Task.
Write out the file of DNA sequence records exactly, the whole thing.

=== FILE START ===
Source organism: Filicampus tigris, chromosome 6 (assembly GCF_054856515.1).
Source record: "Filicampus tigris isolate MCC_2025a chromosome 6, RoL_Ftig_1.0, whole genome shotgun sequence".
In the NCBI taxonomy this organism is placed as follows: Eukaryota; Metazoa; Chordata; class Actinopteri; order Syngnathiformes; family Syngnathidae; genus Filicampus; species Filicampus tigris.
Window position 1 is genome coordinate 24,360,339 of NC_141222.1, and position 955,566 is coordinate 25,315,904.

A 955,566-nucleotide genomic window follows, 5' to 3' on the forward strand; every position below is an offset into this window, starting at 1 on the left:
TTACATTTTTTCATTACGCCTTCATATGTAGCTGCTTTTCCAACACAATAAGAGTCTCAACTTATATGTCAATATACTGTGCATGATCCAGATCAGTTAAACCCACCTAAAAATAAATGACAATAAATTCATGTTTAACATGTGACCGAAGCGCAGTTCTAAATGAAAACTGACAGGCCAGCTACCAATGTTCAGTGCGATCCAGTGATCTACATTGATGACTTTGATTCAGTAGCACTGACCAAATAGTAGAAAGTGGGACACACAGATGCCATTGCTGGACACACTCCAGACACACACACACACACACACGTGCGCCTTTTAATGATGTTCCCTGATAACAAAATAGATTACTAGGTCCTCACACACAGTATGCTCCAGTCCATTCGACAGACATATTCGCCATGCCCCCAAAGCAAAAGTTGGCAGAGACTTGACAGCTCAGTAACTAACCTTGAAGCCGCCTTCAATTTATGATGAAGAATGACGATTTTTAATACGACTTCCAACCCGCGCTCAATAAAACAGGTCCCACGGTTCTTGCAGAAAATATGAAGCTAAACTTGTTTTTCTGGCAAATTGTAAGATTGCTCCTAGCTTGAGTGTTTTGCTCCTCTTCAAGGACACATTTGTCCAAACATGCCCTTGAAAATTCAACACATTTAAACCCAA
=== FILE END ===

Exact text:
Source organism: Filicampus tigris, chromosome 6 (assembly GCF_054856515.1).
Source record: "Filicampus tigris isolate MCC_2025a chromosome 6, RoL_Ftig_1.0, whole genome shotgun sequence".
In the NCBI taxonomy this organism is placed as follows: Eukaryota; Metazoa; Chordata; class Actinopteri; order Syngnathiformes; family Syngnathidae; genus Filicampus; species Filicampus tigris.
Window position 1 is genome coordinate 24,360,339 of NC_141222.1, and position 955,566 is coordinate 25,315,904.

A 955,566-nucleotide genomic window follows, 5' to 3' on the forward strand; every position below is an offset into this window, starting at 1 on the left:
TTACATTTTTTCATTACGCCTTCATATGTAGCTGCTTTTCCAACACAATAAGAGTCTCAACTTATATGTCAATATACTGTGCATGATCCAGATCAGTTAAACCCACCTAAAAATAAATGACAATAAATTCATGTTTAACATGTGACCGAAGCGCAGTTCTAAATGAAAACTGACAGGCCAGCTACCAATGTTCAGTGCGATCCAGTGATCTACATTGATGACTTTGATTCAGTAGCACTGACCAAATAGTAGAAAGTGGGACACACAGATGCCATTGCTGGACACACTCCAGACACACACACACACACACACGTGCGCCTTTTAATGATGTTCCCTGATAACAAAATAGATTACTAGGTCCTCACACACAGTATGCTCCAGTCCATTCGACAGACATATTCGCCATGCCCCCAAAGCAAAAGTTGGCAGAGACTTGACAGCTCAGTAACTAACCTTGAAGCCGCCTTCAATTTATGATGAAGAATGACGATTTTTAATACGACTTCCAACCCGCGCTCAATAAAACAGGTCCCACGGTTCTTGCAGAAAATATGAAGCTAAACTTGTTTTTCTGGCAAATTGTAAGATTGCTCCTAGCTTGAGTGTTTTGCTCCTCTTCAAGGACACATTTGTCCAAACATGCCCTTGAAAATTCAACACATTTAAACCCAA